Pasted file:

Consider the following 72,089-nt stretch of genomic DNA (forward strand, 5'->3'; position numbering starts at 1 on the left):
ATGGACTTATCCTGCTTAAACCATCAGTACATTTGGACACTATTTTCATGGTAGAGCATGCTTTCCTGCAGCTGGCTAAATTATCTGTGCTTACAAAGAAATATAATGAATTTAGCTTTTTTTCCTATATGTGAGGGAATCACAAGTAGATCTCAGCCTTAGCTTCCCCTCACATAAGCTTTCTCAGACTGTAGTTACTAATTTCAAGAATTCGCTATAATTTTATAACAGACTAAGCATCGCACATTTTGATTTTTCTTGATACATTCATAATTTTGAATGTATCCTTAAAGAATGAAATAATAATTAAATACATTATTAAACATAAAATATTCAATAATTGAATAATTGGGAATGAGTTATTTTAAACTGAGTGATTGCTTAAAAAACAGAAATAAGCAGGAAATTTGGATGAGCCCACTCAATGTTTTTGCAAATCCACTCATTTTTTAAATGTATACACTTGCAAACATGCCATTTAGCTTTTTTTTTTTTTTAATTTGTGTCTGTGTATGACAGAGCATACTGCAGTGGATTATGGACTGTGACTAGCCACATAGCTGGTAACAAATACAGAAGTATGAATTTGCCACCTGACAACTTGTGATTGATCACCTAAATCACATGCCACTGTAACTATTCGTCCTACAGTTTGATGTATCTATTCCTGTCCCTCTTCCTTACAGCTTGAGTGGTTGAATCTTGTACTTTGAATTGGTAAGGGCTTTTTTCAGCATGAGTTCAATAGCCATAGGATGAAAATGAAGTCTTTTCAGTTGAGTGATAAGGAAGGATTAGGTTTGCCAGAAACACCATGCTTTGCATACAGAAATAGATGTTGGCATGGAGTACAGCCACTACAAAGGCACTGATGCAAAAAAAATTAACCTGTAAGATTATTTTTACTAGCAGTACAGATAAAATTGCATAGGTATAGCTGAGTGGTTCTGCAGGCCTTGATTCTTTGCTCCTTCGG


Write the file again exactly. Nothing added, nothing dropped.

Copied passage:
Consider the following 72,089-nt stretch of genomic DNA (forward strand, 5'->3'; position numbering starts at 1 on the left):
ATGGACTTATCCTGCTTAAACCATCAGTACATTTGGACACTATTTTCATGGTAGAGCATGCTTTCCTGCAGCTGGCTAAATTATCTGTGCTTACAAAGAAATATAATGAATTTAGCTTTTTTTCCTATATGTGAGGGAATCACAAGTAGATCTCAGCCTTAGCTTCCCCTCACATAAGCTTTCTCAGACTGTAGTTACTAATTTCAAGAATTCGCTATAATTTTATAACAGACTAAGCATCGCACATTTTGATTTTTCTTGATACATTCATAATTTTGAATGTATCCTTAAAGAATGAAATAATAATTAAATACATTATTAAACATAAAATATTCAATAATTGAATAATTGGGAATGAGTTATTTTAAACTGAGTGATTGCTTAAAAAACAGAAATAAGCAGGAAATTTGGATGAGCCCACTCAATGTTTTTGCAAATCCACTCATTTTTTAAATGTATACACTTGCAAACATGCCATTTAGCTTTTTTTTTTTTTTAATTTGTGTCTGTGTATGACAGAGCATACTGCAGTGGATTATGGACTGTGACTAGCCACATAGCTGGTAACAAATACAGAAGTATGAATTTGCCACCTGACAACTTGTGATTGATCACCTAAATCACATGCCACTGTAACTATTCGTCCTACAGTTTGATGTATCTATTCCTGTCCCTCTTCCTTACAGCTTGAGTGGTTGAATCTTGTACTTTGAATTGGTAAGGGCTTTTTTCAGCATGAGTTCAATAGCCATAGGATGAAAATGAAGTCTTTTCAGTTGAGTGATAAGGAAGGATTAGGTTTGCCAGAAACACCATGCTTTGCATACAGAAATAGATGTTGGCATGGAGTACAGCCACTACAAAGGCACTGATGCAAAAAAAATTAACCTGTAAGATTATTTTTACTAGCAGTACAGATAAAATTGCATAGGTATAGCTGAGTGGTTCTGCAGGCCTTGATTCTTTGCTCCTTCGG